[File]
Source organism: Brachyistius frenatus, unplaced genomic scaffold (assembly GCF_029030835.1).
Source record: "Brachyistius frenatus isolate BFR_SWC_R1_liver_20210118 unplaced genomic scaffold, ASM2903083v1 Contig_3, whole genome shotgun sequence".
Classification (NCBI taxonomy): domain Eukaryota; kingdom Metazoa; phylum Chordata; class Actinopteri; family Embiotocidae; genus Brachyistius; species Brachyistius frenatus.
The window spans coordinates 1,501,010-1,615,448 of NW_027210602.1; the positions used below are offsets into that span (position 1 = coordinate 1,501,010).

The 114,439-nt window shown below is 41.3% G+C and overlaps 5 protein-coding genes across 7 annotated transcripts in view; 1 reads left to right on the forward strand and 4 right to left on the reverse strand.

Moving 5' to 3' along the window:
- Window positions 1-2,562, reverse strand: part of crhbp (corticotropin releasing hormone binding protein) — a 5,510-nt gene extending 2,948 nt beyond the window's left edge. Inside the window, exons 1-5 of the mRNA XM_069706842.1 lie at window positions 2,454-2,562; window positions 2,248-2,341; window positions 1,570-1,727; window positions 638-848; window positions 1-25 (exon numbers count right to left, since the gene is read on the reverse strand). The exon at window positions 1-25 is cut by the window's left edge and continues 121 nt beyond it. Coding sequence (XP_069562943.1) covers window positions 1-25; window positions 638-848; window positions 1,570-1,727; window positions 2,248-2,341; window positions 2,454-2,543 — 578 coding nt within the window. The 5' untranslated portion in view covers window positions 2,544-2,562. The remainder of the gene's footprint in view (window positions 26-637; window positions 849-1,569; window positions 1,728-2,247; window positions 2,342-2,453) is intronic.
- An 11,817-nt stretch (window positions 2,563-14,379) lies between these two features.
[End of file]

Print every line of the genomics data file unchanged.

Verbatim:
Source organism: Brachyistius frenatus, unplaced genomic scaffold (assembly GCF_029030835.1).
Source record: "Brachyistius frenatus isolate BFR_SWC_R1_liver_20210118 unplaced genomic scaffold, ASM2903083v1 Contig_3, whole genome shotgun sequence".
Classification (NCBI taxonomy): domain Eukaryota; kingdom Metazoa; phylum Chordata; class Actinopteri; family Embiotocidae; genus Brachyistius; species Brachyistius frenatus.
The window spans coordinates 1,501,010-1,615,448 of NW_027210602.1; the positions used below are offsets into that span (position 1 = coordinate 1,501,010).

The 114,439-nt window shown below is 41.3% G+C and overlaps 5 protein-coding genes across 7 annotated transcripts in view; 1 reads left to right on the forward strand and 4 right to left on the reverse strand.

Moving 5' to 3' along the window:
- Window positions 1-2,562, reverse strand: part of crhbp (corticotropin releasing hormone binding protein) — a 5,510-nt gene extending 2,948 nt beyond the window's left edge. Inside the window, exons 1-5 of the mRNA XM_069706842.1 lie at window positions 2,454-2,562; window positions 2,248-2,341; window positions 1,570-1,727; window positions 638-848; window positions 1-25 (exon numbers count right to left, since the gene is read on the reverse strand). The exon at window positions 1-25 is cut by the window's left edge and continues 121 nt beyond it. Coding sequence (XP_069562943.1) covers window positions 1-25; window positions 638-848; window positions 1,570-1,727; window positions 2,248-2,341; window positions 2,454-2,543 — 578 coding nt within the window. The 5' untranslated portion in view covers window positions 2,544-2,562. The remainder of the gene's footprint in view (window positions 26-637; window positions 849-1,569; window positions 1,728-2,247; window positions 2,342-2,453) is intronic.
- An 11,817-nt stretch (window positions 2,563-14,379) lies between these two features.